Cheap KVMs


As I have previously had older and larger computers at home, I have been able to get by with a KVM which handles VGA and PS/2.

Right, I just lost half the audience. OK, a KVM is a box which takes as input the Keyboard (K), Video (V) and Mouse (M) connectors from each computer you have and sends as output the K, V and M signals from the currently selected computer to your Keyboard, Video and mouse. This allows you to have only one Keyboard, Monitor and mouse on your desk and control many computers via a KVM box.

These boxes come in two types: cheap amateur crap and serious professional kit. The cheap amateur crap generally have very poor video quality, mechanical switching and are not chainable.

Chainable? Whassat?

The serious professional kit has reasonable to good video, electronic switching and is controllable from keycodes on your one keyboard. They're also chainable, which means that each 8-way KVM can control eight other KVMs. This is what you need in a server room with racks of servers all controlled from one keyboard, monitor and mouse.

Unfortunately, these things tend to be designed for very specific tasks, the usual one being to control a server room full of racks of servers. Not, for example, a situation where someone wants to connect, say, a Linux box, a Windows box and a Mac Mini to a dual DVI monitor setup with a USB keyboard. A single DVI switcher from ATEN cost about as much as a Mac Mini. The dual model, well, it would be cheaper to buy another set of monitors.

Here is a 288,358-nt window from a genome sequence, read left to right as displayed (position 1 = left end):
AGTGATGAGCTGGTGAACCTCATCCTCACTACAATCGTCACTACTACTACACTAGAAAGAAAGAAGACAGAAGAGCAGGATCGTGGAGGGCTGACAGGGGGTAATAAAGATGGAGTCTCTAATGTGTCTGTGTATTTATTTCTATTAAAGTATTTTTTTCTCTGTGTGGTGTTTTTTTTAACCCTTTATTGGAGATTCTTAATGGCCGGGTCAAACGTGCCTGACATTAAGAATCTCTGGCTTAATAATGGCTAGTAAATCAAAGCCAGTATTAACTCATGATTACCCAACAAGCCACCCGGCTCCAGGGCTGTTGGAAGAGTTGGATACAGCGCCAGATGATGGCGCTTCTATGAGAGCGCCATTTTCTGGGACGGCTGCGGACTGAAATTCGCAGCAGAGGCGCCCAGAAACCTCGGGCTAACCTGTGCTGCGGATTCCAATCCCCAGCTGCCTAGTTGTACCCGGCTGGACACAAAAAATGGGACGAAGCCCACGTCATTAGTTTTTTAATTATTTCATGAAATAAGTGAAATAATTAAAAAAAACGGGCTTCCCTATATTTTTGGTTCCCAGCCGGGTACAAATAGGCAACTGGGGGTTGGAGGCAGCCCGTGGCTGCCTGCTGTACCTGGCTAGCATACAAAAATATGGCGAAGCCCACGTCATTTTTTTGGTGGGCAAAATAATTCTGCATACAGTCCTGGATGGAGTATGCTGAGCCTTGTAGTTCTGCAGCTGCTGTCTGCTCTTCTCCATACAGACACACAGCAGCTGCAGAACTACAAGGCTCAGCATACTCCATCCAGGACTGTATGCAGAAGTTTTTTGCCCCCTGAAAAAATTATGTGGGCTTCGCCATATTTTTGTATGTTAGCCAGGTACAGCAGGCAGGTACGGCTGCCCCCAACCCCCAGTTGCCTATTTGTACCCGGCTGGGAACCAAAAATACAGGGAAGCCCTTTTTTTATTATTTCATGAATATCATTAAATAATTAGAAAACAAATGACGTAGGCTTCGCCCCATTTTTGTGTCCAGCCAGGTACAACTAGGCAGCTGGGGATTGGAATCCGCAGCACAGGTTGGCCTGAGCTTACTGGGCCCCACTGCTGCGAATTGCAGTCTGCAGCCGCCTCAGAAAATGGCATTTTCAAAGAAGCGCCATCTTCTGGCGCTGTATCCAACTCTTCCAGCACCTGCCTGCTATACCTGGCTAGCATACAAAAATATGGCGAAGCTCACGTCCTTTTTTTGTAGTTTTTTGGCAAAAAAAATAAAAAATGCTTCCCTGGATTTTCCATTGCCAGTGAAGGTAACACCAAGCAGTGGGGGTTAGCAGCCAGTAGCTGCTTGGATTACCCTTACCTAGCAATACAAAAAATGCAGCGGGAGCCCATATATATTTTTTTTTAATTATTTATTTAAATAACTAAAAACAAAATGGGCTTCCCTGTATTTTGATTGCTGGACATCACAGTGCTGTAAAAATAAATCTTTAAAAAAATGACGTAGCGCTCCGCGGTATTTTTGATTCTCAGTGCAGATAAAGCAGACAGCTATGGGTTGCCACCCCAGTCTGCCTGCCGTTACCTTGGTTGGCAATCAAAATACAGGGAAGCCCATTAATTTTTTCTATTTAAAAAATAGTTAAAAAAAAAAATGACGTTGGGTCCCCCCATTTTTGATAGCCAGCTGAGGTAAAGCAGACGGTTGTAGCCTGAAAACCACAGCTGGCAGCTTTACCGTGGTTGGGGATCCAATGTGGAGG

So what am I to do?

I was looking at the various KVMs in the usual places today (Sham Shui Po Golden Arcade, Wanchai Computer Centre, etc) when I thought of something. What I really needed was just to share the USB over the various boxes. The Windows and Mac boxes don't really need more than one monitor each as the Mac can't drive more than one and I mainly use the Windows box for games which are always less hassle on a single monitor anyway. As each monitor has two inputs, that means that I can have Windows on Monitor 1, OSX on Monitor 2 and Linux on a dual screen Xinerama solution. As the monitors have built in USB hubs, all I need is a USB switcher. They're normally for switching computers to USB printers, but they work the other way around too. And they're very cheap. I got one for $49. Hong Kong dollars. About US$6 or US$7.

So, now I have three computers plugging into the USB switcher, and my nice new Apple keyboard and generic USB mouse plug into the hubs on the monitors. Far less cabling, and I've been able to remove the huge KVM switcher from the rack as well, so I now have a place to put my nice shiny new Mac Mini.

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This page contains a single entry by dave published on April 16, 2005 8:29 PM.

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